3. Results and discussion

3.1 Description of structures

It is well known that the hydrolysis of DMF into dimethylamine and formic acid is apt to form metal formate frameworks.22 Addition of dilute HNO3 solution to a weakly acidic solution (pH = 6) may inhibit the hydrolysis of DMF and is in favor of bptc4− coordination. Single-crystal X-ray diffraction analyses reveal that complexes 1–3 are isostructural (Fig. S2–S4), and thus only 1 is discussed herein in detail (Tables S1–S3). Complex 1 crystallizes in a chiral tetragonal space group I4122 and consists of helical rod SBUs. There are one Co2+ ion, one water/methanol molecule (oxygen atom of water/methanol occupying the same site) and a quarter of bptc4− in the asymmetric unit (Fig. 1a). All of the atoms except for O1, O2, C2, C3 and C5 localize on the 2-fold axis with a site occupancy of 0.5. Each Co(1) center is coordinated by one μ2-H2O, one μ2-CH3OH and four oxygen atoms of bridging carboxyl groups from four different bptc4− ligands, which exhibits a slightly distorted octahedral geometry. While for 3, each Ni(1) center is coordinated by two μ2-CH3OH and four oxygen atoms of bridging carboxyl groups. Every bptc4− ligand links eight Co(II) centers, in which four of the carboxyl groups adopt syn, syn211 mode (Fig. 1b). The Co–O bond distances are in the range of 2.057(8)–2.140(10) Å. The cis-O–Co–O bond angles are in the range of 83.8(4)–94.3(3)°, and trans-O–Co–O angles are in the range of 174.2 (5)–175.6(4)°. The corner-sharing CoO6 octahedron is connected by two bidentate carboxylate groups to form an infinite left-handed helical chain [Co2(H2O)(CH3OH)(CO2)4] (Co⋯Co distance is 3.599 Å) with a 4-fold screw axis and a pitch of 12.194(6) Å (Fig. 1c). Each helical chain as the secondary building unit is further bridged to four adjacent helical chains by the bptc4− ligand, and each ligand is linked to two helical chains (alternate left-handed 41 and 43 helices), thus producing a homochiral 3D framework with a one-dimensional helical channel of 15.35 × 15.35 Å size along the c-axis (Fig. 1d). PLATON calculations revealed the large solvent-accessible voids of 1376.8 Å3 to be 47.9% of per unit cell volume 2872.6 Å3. The chirality of 1 is a result of the 4-fold screw axis and the stereochemistry of the crosslinking ligand (bptc4−) in which two phenyl rings are not coplanar with a dihedral angle of 30.14° (Fig. S5). Isostructural MOFs (Al, In, Mg, etc.) have been reported,23 which exhibited high adsorption capacities, but the chiral resolution ability has never been reported in chiral Co-MOF materials. The common helical rods include 3-fold, 4-fold and 6-fold helices, which can be linked by ditopic or polytopic organic ligands. For 4-fold helix SBUs, only a few compounds have been documented,3,24 which are observed in four nets (srs, ths, sra and rab) with tetragonal symmetry, and the etm net with orthorhombic symmetry. Only the srs net is a chiral net, in which all 4-fold helices have the same handedness. But compound 1 crystallizes in the chiral tetragonal space group I4122 with alternate 41 and 43 helices, to the best of our knowledge, which has been rarely reported.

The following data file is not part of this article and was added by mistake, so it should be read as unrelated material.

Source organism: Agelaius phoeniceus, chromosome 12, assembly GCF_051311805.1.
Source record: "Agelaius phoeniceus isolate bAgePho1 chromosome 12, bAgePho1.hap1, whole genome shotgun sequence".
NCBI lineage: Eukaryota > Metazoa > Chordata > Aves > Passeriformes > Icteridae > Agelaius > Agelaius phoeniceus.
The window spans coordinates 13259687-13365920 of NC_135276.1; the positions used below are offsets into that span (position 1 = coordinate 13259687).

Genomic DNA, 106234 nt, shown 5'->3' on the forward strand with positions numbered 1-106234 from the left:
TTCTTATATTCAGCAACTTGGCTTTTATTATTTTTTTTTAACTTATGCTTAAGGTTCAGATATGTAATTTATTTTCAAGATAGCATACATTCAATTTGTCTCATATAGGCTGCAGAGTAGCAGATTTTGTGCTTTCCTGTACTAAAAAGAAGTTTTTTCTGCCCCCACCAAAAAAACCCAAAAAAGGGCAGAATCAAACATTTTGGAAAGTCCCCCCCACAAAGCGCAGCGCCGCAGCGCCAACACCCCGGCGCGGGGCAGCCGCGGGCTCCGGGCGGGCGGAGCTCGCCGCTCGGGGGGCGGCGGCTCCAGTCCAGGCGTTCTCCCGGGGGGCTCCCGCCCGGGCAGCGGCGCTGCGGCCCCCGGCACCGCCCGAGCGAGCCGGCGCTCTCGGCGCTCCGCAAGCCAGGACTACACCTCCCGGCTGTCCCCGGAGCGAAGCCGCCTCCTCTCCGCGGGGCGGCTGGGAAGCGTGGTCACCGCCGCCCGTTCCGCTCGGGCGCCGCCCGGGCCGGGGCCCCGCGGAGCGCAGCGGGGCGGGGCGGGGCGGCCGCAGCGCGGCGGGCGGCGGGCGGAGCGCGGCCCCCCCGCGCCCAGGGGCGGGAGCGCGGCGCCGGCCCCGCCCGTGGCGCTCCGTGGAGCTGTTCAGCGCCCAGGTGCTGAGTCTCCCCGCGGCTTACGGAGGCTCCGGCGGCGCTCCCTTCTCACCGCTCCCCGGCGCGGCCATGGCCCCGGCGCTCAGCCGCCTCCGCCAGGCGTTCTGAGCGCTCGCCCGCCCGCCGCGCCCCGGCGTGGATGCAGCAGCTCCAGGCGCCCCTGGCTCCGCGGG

image file: c7qi00615b-f1.tif
Fig. 1 (a) Coordination environment of Co(II) in 1, (b) coordination mode of the bptc4− ligand, (c) the infinite Co-carboxylate 41 helical chain and four helical chains linked by ligands forming a helical channel, and (d) a 3D porous structure with chiral channels along the c-axis.

To gain a better understanding of the morphology and crystallinity of MOFs, glass was selected as a substrate for the growth of Ni-MOF thin films, due to the smaller size of Ni-MOFs. As time goes on, the Ni-MOF film grows gradually from a few crystals to a large number of crystals (shown in Fig. 2). Finally, the supporting surface is fully covered with a homogeneous and compact MOF layer. Interestingly, the MOF film formed only on the pre-treated side of the glass substrate, leaving the other side almost intact or only some scattered single crystals are attached on the glass support. This is very important from both the synthesis and application points of view.25 The PXRD patterns of the synthesized Ni-MOF film on the glass substrate are consistent with those of the simulated 3 (Fig. S6), which reveals a high crystallinity of crystals grown on the substrate.

image file: c7qi00615b-f2.tif
Fig. 2 Photos of Ni-MOF films on the glass substrate with different growth times: (a) one day, (b) two days, (c) three days, and (d) four days.

3.2 Powder X-ray diffraction and stability

The phase purity of 1–3 was tested by comparison of the simulated and experimental PXRD patterns, which are well consistent with each other (Fig. S7), indicating that they have good phase purity. As shown in Fig. S8, isostructural 1–3 have similar thermal stabilities. For 1, the initial weight loss of about 10.51% (calcd 9.68%) in the temperature range of 25–160 °C corresponds to the removal of free water molecules. The second weight loss of 64.42% in the temperature range of 160–450 °C is in agreement with the removal of bptc4− ligands, accompanied by the decomposition of the framework. The final residua of 31.23% (calcd 29.13%) for 1 and 27.82% (calcd 26.79%) for 3 are close to the percentage of Co3O4 and NiO, respectively. For 2, the final residua are the mixture of CoO and NiO. To further investigate the stability of 3, it was immersed in aqueous solutions of different pH values. The PXRD patterns indicated that the structure is retained after soaking in pH = 2–12 aqueous solutions (Fig. S9), confirming the strong chemical stability, which is ascribed to helical chain [Ni2(CH3OH)2(CO2)4] based SBUs.